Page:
3/1/2006 - Bicycle Helmet Law Changes

Bicycle Helmet Law Changes

   Effective March 1, 2006 New Jersey's Bicycle Helmet Law will change. Young people under the age of 17 will be required to wear an approved helmet when cycling, roller skating, in-line skating, or skateboarding.

   Each year, bicyclists are killed or injured in New Jersey due to bicycle crashes. Many bicycle deaths result from bicycle-motor vehicle collisions. However, injuries can happen anywhere, including parks, bike paths and driveways, and often do not involve motor vehicles.

   Head injury is the most serious injury type and the most common cause of death among bicyclists. The most severe injuries are those to the brain that cause permanent damage. Bicycle helmets can prevent or diminish the severity of these injuries.

Helmet Law

Title 39:4-10.1
In New Jersey, anyone under 14 years of age that rides a bicycle or is a passenger on a bicycle, or is towed as a passenger by a bicycle must wear a safety helmet.
(Note: Effective March 1, 2006, those under 17 are required to wear a bike helmet.)

On August 1, 1998 this helmet law was extended to include roller and inline skates and skateboards. Roller skates means a pair of devices worn on the feet with a set of wheels attached, regardless of the number or placement of those wheels and used to glide or propel the user over the ground.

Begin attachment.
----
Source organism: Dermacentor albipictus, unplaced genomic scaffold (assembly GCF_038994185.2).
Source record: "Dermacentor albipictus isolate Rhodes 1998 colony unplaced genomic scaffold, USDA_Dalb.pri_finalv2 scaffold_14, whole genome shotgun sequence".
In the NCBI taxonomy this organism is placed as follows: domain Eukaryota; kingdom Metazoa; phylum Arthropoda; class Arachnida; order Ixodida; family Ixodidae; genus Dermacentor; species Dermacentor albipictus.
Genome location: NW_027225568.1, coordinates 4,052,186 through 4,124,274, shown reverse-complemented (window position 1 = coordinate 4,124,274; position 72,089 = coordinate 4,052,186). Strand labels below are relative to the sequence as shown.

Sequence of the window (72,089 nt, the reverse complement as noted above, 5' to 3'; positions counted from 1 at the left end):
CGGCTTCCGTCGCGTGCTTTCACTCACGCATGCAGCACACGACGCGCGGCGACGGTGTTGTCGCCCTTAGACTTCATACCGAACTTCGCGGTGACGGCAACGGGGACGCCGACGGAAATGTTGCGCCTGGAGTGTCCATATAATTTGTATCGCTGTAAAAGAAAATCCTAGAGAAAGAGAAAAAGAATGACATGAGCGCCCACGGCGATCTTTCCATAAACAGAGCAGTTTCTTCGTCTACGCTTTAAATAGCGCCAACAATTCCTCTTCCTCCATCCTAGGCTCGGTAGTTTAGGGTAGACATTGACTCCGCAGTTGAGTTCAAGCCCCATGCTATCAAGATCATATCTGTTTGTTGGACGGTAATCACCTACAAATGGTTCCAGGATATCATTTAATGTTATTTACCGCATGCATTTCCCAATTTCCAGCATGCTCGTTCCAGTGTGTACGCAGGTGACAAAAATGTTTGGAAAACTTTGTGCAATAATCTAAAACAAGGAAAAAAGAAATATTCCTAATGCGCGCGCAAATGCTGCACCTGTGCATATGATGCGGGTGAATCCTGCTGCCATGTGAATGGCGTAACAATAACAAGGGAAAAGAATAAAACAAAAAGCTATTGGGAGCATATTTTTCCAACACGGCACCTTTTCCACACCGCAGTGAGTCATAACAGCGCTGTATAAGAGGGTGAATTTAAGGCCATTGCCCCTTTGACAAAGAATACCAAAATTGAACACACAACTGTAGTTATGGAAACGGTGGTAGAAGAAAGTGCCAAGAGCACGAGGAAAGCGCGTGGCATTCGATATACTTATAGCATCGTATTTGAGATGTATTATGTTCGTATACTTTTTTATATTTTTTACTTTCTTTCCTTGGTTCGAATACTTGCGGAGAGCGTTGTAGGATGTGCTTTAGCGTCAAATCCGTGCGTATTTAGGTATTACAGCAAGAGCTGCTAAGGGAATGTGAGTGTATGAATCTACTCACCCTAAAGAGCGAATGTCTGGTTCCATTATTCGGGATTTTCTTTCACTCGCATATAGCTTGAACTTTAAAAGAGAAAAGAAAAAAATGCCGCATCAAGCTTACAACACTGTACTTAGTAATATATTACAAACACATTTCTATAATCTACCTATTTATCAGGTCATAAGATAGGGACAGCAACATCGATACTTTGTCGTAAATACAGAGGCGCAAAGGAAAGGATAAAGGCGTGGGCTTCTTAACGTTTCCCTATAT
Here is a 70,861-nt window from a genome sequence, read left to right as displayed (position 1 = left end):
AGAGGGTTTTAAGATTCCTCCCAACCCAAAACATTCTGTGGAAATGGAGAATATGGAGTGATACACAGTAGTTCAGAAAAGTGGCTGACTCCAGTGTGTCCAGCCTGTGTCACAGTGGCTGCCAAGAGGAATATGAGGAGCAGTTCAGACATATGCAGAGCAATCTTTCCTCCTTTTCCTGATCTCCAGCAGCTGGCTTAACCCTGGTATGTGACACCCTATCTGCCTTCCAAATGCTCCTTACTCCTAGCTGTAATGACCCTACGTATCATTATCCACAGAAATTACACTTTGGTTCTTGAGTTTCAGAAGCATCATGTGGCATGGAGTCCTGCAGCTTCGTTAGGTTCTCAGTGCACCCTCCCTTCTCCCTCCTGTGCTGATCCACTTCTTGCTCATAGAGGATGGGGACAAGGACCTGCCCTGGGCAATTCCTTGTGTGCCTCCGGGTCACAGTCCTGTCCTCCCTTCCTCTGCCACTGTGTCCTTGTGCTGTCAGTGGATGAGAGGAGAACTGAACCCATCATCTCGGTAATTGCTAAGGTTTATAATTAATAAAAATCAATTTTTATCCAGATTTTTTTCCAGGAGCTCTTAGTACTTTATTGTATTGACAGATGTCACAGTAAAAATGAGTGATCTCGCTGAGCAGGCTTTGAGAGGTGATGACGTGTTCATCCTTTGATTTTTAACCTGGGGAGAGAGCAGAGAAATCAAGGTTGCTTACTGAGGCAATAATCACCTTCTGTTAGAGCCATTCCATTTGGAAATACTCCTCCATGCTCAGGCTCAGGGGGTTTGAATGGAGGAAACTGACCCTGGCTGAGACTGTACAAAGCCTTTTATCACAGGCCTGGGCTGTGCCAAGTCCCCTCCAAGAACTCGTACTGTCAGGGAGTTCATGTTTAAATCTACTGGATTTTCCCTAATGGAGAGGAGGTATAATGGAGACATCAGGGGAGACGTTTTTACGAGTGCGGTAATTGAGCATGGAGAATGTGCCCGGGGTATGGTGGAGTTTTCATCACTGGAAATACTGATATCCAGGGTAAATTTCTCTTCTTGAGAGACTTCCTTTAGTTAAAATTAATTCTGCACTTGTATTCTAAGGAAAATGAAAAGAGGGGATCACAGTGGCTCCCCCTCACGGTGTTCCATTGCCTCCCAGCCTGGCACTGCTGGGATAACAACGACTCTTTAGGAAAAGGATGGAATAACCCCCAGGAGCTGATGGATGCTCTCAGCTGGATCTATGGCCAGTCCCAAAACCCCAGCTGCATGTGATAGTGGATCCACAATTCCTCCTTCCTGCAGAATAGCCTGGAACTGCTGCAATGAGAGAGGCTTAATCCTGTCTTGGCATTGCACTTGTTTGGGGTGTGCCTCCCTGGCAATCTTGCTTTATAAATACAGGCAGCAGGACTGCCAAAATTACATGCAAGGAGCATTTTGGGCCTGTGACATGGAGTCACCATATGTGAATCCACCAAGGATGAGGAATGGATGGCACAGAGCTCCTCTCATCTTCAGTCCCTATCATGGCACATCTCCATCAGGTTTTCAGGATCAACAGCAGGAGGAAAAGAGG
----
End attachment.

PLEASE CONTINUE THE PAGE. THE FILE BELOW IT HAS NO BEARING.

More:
The definition of bicycle with reference to the helmet legislation is a vehicle with two wheels propelled solely by human power and having pedals, handle bars and a saddle-like seat. The term shall include a bicycle for two or more persons having seats and corresponding pedals arranged in tandem.

All helmets must be properly fastened and fitted. Bicycle helmets must meet the federal standards developed by the Consumer Product Safety Commission (CPSC) effective March 10, 1999 that ensure the best head protection and strong chin straps to keep the helmet in place during a fall or collision. Also acceptable are helmets meeting the Snell Memorial Foundation’s 1990 Standard for Protection Headgear.

Exemptions from the helmet requirement are persons who operate or ride a bicycle (as a driver or a passenger) on a roadway closed to motor traffic; on a trail, route, course, boardwalk, path or area set aside only for the use of bicycles. These exemptions do not apply if the areas of operation are adjacent to a roadway and not separated from motor vehicle traffic by a barrier that prevents the bicycle from entering the roadway. Bicyclists or passengers operating in an area where helmets are not required who need to cross a road or highway should walk with the bicycle.

Initial violators of the helmet law will receive warnings. For minors, the parent or legal guardian may be fined a maximum of $25 for the 1 st offense and a maximum of $100 for subsequent offense(s), if lack of parental supervision contributed to the offense.

Bicycle salespersons and rental agents must display a sign at least 15 inches long and 8 inches wide at the point where the transaction is completed when they sell or rent a bicycle. This sign should read: “STATE LAW REQUIRES A BICYCLE RIDER UNDER 14 YEARS TO WEAR A HELMET.” In the case of bicycle rentals, the salesperson/rental agent must provide a helmet, if necessary, for a fee.
(Note: Effective March 1, 2006, those under 17 are required to wear a bike helmet.)